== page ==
I doubted to use a Google Map and show the points where people exactly are, but that would probably have the reverse affect and people don't want (or are not allowed) to share that information (privacy reasons).

4 comments:

Johannes said...

Dimitri,

How about the following. When someone goes to you site for the 1st time, a pop-up comes up. Showing their location based on their ip.

You ask them to confirm or change to they really are from. Save it in a cookie so you won't bug them the next time the visit.

Johannes

Stew said...

Dimitri,

I can't think of a way to help you with identifying a visitor consistently beyond what Johannes suggested. However, I doubt they'd change countries all that often. Or maybe I can't being as big a world-traveler as you are? ;-)

To the other point of this site becoming a central hub for Apex enthusiasts, the best way I can think of is to have the best information about how to use Apex. For me, that means having the best tips and techniques, including extracts from Apex Forum posts, ideas from blogs, etc. I've got my own repository for these sort of things that I've picked up around the net, which I keep in a public EverNote folder (http://www.evernote.com/pub/sstryker58/Stews_Apex_tips). I've collected 368 notes so far, mostly because Evernote makes it easy for me to dump something that looks interesting or useful, then edit it as I need to explain, correct or clarify the note. The great thing about Evernote is you can easily search it by text or tag, so finding that Javascript snippet you saw a month ago in some blog is a snap.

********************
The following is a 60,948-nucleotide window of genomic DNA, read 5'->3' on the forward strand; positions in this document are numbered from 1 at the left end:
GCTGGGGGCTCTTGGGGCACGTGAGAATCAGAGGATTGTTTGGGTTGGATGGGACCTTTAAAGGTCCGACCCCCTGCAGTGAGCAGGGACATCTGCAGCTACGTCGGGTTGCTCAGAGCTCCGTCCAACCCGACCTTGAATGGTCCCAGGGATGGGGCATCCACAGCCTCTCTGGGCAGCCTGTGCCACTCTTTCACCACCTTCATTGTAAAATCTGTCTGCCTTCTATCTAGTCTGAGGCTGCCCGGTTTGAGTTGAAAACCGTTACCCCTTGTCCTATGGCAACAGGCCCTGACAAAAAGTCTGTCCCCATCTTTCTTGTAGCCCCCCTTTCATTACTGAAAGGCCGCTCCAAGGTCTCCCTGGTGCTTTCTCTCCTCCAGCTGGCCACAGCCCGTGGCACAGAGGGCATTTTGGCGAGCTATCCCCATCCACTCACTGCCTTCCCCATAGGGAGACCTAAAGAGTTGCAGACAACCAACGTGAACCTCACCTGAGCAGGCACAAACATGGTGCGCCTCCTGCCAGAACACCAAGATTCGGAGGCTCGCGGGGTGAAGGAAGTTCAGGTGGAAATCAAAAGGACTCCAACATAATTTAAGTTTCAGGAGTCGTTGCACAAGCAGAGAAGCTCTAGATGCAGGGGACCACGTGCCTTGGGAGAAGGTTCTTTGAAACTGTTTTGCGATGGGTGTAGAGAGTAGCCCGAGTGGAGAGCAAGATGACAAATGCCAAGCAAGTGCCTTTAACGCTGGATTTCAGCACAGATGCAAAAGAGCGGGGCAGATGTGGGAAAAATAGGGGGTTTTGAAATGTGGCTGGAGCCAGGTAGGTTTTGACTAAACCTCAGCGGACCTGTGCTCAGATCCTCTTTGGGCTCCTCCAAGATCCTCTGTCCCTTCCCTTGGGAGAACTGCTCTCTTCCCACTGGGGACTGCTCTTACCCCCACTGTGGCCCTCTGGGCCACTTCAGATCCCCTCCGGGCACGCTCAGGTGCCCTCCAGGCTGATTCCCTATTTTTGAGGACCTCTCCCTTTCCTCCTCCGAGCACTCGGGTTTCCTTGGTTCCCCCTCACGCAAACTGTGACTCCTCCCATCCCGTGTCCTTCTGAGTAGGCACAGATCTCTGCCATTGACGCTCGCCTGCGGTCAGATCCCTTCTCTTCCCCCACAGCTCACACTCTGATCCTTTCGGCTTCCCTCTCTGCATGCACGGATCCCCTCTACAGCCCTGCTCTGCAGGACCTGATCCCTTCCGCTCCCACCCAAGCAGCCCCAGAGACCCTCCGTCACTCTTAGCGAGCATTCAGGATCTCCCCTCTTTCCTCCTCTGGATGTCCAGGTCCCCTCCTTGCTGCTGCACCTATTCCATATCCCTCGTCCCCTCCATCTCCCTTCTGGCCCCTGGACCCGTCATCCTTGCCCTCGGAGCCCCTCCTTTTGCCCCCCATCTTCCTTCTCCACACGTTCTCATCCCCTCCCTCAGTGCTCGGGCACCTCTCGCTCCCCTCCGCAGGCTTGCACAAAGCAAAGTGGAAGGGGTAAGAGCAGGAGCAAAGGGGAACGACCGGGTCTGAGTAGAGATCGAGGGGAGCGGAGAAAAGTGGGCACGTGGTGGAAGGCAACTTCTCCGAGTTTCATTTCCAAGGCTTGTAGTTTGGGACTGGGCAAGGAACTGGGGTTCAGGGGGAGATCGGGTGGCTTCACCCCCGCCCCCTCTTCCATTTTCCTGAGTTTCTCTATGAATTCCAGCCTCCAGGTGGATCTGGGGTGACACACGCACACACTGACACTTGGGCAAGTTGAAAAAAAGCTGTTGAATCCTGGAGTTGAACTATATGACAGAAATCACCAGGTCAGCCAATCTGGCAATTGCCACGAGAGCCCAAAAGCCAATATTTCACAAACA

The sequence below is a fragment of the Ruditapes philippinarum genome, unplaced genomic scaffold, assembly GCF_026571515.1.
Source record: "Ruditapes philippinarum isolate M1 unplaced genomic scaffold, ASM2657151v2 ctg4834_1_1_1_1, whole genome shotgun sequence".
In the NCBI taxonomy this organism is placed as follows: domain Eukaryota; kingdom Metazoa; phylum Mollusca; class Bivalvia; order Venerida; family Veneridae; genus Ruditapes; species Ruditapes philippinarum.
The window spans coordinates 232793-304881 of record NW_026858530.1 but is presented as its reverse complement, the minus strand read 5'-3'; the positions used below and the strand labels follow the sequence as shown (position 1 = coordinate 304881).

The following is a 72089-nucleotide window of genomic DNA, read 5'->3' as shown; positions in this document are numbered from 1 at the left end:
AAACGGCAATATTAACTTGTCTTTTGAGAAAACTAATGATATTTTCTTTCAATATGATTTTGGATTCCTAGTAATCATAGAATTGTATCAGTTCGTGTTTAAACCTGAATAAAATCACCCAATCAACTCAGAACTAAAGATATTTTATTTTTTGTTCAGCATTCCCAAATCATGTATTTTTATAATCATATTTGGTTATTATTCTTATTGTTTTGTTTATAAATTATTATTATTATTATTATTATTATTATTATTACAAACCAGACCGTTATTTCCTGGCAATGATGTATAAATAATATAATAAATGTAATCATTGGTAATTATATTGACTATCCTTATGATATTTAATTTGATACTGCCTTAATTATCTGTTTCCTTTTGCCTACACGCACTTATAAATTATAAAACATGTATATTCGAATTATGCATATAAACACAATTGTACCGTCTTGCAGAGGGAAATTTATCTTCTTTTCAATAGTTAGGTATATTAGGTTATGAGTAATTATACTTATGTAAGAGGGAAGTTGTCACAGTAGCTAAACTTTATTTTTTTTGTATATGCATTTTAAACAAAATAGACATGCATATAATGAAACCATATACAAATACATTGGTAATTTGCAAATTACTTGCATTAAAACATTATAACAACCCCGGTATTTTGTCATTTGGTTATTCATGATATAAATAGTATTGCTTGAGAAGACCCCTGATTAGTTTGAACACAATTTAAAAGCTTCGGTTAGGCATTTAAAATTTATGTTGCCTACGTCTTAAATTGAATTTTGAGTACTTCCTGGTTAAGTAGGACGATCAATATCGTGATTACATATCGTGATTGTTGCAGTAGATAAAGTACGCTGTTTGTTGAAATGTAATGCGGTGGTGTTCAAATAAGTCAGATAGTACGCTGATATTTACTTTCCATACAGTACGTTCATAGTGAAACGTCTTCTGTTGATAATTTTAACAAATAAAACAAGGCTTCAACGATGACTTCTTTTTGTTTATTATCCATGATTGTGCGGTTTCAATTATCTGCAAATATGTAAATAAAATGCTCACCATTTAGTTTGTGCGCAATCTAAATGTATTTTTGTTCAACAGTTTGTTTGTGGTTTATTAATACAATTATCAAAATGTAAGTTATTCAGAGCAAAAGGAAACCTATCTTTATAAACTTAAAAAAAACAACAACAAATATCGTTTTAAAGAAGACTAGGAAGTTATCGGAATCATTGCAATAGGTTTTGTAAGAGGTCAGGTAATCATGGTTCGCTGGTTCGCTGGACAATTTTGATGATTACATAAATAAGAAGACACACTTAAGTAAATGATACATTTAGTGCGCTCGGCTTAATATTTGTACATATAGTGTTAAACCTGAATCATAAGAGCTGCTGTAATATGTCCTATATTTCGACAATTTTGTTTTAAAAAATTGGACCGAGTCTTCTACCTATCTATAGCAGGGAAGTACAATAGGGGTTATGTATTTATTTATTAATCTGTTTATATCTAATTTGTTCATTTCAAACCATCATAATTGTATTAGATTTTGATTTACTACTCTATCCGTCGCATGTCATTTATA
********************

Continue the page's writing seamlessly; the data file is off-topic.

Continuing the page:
I know someone tried creating a Wiki for Apex and there have been communities, but these have languished, I think because they require a structure to be useful and searching doesn't always work. I know there are text snippet sites, but the quality of the contents varies greatly.

I think if you could provide a site that's easy to post and search good-quality tips and solutions about Apex, you'd draw a crowd.

Dimitri Gielis said...

Stew and Johannes,

Thanks for your time to provide me with some feedback.

Johannes; my first reaction was, hmm popups people might just click away and what about security. But let me think this through for some time and I'll come back to that after the 10 posts so you see all the other new features that are in and you probably understand more why I consider the security aspect.

Stew, you saw my next posts? :-) APEXBlogs v1 already allowed you to add posts yourselves, in v2 I take it to the next extend with Quick Tips, Forum mining and a global search ;-) but you'll read on the details how I implemented it in the next posts.
So I 100% agree with your thoughts! So by all means if you read the next posts and have other ideas or like things implemented differently, don't hesitate to comment again.

Thanks again for the feedback,
Dimitri

Gary Myers said...

I'd like to see some facility for Open Source co-op work. I've done a couple of small Apex projects, but only working by myself. I'd like the chance to work with someone else so they can point out any really bad habits or mis-understandings I have.